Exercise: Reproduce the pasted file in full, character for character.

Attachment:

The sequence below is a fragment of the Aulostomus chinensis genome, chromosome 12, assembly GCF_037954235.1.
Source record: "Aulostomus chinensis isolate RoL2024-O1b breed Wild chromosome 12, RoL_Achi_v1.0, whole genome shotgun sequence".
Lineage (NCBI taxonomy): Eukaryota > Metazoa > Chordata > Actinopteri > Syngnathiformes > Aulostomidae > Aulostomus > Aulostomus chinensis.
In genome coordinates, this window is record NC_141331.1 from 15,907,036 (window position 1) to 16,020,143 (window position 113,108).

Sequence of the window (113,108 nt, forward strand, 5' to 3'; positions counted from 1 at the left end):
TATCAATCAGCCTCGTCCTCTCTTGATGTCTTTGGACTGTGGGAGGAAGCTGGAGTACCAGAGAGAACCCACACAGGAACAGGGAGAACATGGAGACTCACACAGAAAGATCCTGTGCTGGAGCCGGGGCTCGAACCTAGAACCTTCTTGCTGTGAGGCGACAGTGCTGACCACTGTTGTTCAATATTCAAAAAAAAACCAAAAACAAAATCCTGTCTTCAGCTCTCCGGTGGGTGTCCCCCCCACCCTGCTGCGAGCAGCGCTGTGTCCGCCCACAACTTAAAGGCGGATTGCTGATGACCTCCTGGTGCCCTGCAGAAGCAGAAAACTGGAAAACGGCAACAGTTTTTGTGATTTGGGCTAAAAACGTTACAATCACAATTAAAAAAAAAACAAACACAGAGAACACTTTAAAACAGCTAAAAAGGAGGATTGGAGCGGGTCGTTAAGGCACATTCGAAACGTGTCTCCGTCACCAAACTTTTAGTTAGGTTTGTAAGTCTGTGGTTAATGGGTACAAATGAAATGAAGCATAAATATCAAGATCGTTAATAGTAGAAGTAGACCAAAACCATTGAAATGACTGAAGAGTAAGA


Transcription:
The sequence below is a fragment of the Aulostomus chinensis genome, chromosome 12, assembly GCF_037954235.1.
Source record: "Aulostomus chinensis isolate RoL2024-O1b breed Wild chromosome 12, RoL_Achi_v1.0, whole genome shotgun sequence".
Lineage (NCBI taxonomy): Eukaryota > Metazoa > Chordata > Actinopteri > Syngnathiformes > Aulostomidae > Aulostomus > Aulostomus chinensis.
In genome coordinates, this window is record NC_141331.1 from 15,907,036 (window position 1) to 16,020,143 (window position 113,108).

Sequence of the window (113,108 nt, forward strand, 5' to 3'; positions counted from 1 at the left end):
TATCAATCAGCCTCGTCCTCTCTTGATGTCTTTGGACTGTGGGAGGAAGCTGGAGTACCAGAGAGAACCCACACAGGAACAGGGAGAACATGGAGACTCACACAGAAAGATCCTGTGCTGGAGCCGGGGCTCGAACCTAGAACCTTCTTGCTGTGAGGCGACAGTGCTGACCACTGTTGTTCAATATTCAAAAAAAAACCAAAAACAAAATCCTGTCTTCAGCTCTCCGGTGGGTGTCCCCCCCACCCTGCTGCGAGCAGCGCTGTGTCCGCCCACAACTTAAAGGCGGATTGCTGATGACCTCCTGGTGCCCTGCAGAAGCAGAAAACTGGAAAACGGCAACAGTTTTTGTGATTTGGGCTAAAAACGTTACAATCACAATTAAAAAAAAAACAAACACAGAGAACACTTTAAAACAGCTAAAAAGGAGGATTGGAGCGGGTCGTTAAGGCACATTCGAAACGTGTCTCCGTCACCAAACTTTTAGTTAGGTTTGTAAGTCTGTGGTTAATGGGTACAAATGAAATGAAGCATAAATATCAAGATCGTTAATAGTAGAAGTAGACCAAAACCATTGAAATGACTGAAGAGTAAGA